Publication date of the original Japanese article: 2021-10-08 11:30 (JST)
Translated by. Ryuki Ishii
On October 7, Nintendo published the “Ask the Developer Vol.2, Nintendo Switch – OLED Model” article in conjunction with the launch of Nintendo Switch OLED Model. The developers also talked about various improvements made to Joy-Con controllers.
In this episode of “Ask the Developer”, Ko Shiota (General Manager) and Toru Yamashita (Deputy General Manager) of the Technology Development Division talked about the “visible changes” and “invisible changes” made to the Nintendo Switch OLED Model. They also mentioned some of the improvements made to the Nintendo Switch hardware over the years since its initial release in 2017. One of them being the “model with extended battery life” that came out in 2019, and the other is the improvements made to Joy-Con controllers.
Yamashita touched on the subject saying, “Joy-Con controllers have lots of different features, so we’ve been continuing to make improvements that may not always be visible. Among others, the analog-stick parts have continuously been improved since launch, and we are still working on improvements.” He went on to explain that “the parts of the Joy-Con analog sticks are not something that can be bought off the shelf but are specially designed” and the company intends to “make improvements by researching which combinations are less likely to wear.”
Yamashita explains that the reliability test itself has been improved as well, and “when the effects of our improvements were confirmed, we promptly incorporated them into the Joy-Con controllers that are included with the console, Nintendo Switch Lite, and the ones sold individually, that were manufactured at that time.” New versions of the parts are used for repairs too. Yamashita also mentions that “similar continual improvements have been made for the Nintendo Switch Pro Controller as well.”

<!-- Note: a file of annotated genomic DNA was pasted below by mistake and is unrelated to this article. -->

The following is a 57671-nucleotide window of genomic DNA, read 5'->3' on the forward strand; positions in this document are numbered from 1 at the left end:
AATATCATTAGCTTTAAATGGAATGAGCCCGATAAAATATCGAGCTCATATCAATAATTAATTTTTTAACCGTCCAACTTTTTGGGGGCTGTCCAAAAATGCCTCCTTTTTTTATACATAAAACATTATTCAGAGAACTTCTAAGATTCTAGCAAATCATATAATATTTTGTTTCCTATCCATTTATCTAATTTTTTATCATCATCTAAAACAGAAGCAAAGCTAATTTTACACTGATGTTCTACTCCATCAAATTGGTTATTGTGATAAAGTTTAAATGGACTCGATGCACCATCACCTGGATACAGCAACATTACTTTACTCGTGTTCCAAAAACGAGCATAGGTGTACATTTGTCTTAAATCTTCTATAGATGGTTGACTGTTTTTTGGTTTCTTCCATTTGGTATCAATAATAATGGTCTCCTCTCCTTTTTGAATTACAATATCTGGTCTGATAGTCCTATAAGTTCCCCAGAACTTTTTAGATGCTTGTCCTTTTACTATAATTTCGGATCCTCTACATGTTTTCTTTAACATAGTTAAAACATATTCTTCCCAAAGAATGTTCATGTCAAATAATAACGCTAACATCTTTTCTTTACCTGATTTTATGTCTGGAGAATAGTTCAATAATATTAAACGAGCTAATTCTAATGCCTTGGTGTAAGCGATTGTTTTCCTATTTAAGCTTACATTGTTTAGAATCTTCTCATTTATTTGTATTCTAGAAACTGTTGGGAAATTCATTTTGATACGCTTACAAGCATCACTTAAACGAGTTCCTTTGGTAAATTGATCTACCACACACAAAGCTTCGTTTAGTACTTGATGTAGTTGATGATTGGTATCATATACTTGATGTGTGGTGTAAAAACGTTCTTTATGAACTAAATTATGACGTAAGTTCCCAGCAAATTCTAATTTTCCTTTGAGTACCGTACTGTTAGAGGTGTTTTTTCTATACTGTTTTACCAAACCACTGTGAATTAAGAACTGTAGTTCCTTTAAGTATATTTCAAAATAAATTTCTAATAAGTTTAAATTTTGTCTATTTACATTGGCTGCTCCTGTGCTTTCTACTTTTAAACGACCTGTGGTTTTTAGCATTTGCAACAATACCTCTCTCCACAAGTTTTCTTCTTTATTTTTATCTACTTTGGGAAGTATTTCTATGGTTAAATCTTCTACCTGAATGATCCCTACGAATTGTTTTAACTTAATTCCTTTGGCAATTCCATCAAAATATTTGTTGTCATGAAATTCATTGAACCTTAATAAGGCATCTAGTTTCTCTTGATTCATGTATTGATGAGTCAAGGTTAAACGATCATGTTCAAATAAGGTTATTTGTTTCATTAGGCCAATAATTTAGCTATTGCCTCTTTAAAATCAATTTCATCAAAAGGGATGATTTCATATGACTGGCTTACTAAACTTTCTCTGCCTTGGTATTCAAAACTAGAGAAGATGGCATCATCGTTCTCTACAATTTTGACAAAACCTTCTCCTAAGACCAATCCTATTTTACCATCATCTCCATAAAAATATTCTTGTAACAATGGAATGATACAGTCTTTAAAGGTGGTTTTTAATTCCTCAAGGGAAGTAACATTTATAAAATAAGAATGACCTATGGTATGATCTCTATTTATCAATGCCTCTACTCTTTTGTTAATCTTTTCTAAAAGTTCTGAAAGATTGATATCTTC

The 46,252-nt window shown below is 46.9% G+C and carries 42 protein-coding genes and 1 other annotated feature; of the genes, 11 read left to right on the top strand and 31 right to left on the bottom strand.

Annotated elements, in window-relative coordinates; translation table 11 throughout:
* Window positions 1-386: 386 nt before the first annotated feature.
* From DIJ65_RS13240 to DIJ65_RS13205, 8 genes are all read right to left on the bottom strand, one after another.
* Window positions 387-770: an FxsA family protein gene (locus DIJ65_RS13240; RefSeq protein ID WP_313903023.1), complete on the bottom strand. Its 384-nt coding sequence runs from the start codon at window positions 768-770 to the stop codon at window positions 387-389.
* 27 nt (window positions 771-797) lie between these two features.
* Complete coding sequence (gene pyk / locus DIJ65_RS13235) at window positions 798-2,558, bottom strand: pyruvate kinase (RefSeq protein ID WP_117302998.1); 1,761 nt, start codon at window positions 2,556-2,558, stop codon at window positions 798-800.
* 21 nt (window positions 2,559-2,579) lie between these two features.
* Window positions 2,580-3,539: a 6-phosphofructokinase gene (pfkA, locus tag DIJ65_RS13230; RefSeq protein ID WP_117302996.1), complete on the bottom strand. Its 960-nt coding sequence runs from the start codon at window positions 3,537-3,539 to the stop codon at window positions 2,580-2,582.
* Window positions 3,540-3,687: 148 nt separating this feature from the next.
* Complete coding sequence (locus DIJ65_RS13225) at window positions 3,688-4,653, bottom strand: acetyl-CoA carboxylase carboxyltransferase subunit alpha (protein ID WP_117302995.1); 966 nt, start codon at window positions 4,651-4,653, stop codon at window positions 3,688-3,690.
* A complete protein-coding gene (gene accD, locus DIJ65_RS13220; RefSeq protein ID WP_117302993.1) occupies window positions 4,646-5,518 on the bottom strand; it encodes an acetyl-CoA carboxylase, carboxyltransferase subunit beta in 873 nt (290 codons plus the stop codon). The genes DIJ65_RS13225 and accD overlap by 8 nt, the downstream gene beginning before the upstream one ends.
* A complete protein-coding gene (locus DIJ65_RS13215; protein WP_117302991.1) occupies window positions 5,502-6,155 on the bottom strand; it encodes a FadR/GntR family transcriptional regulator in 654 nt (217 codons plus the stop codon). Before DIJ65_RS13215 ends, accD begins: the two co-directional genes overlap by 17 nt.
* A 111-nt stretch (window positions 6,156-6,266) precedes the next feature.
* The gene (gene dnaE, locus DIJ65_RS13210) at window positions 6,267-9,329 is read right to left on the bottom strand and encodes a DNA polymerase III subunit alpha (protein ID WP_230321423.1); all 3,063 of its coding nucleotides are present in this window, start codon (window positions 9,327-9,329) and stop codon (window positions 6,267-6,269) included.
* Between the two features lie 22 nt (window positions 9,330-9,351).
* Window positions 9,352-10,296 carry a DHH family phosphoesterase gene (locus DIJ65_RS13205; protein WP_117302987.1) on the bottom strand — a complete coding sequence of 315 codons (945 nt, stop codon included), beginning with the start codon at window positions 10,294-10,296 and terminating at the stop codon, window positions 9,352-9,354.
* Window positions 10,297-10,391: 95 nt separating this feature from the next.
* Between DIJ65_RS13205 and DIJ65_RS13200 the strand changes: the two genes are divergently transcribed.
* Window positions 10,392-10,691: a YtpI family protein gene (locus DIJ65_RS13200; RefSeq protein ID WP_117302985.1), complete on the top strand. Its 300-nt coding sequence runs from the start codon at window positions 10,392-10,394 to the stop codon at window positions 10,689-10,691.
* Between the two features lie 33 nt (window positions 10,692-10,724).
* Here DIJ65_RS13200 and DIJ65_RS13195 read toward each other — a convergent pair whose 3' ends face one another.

Many users have been suffering from “Joy-Con drift” ever since the launch of Nintendo Switch. As you can see in the video above, the Joy-Con analog sticks would drift when it is not being touched. While this is not necessarily a problem unique to the Joy-Con, it has led to class action lawsuits. In some countries, Nintendo has taken steps to repair Joy-Con drift free of charge, regardless of whether it is within the warranty period or not.
The white Nintendo Switch OLED Model comes with white Joy-Con controllers that are not sold separately. Therefore, at the time of the announcement, there were a lot of speculations saying this might be a new and improved version. However, Nintendo came out and commented that the specifications are the same as the current model.
According to Yamashita, the answer was given in the sense that they “didn’t add new features such as new buttons.” However, “the analog sticks in the Joy-Con controllers included with Nintendo Switch – OLED Model are the latest version with all the improvements.” So are all the other products currently being shipped.
Users might not have noticed, but apparently, improvements have been made to Joy-Con analog sticks. It may be difficult to select and buy a Switch based on when it was manufactured, but the Nintendo Switch OLED Model comes with the latest version of Joy-Con for sure. So that might be a good reason to pick the OLED Model instead of the others. Now that the OLED Model is out, user analysis and reviews regarding the state of Joy-Con will surely come out in the coming weeks.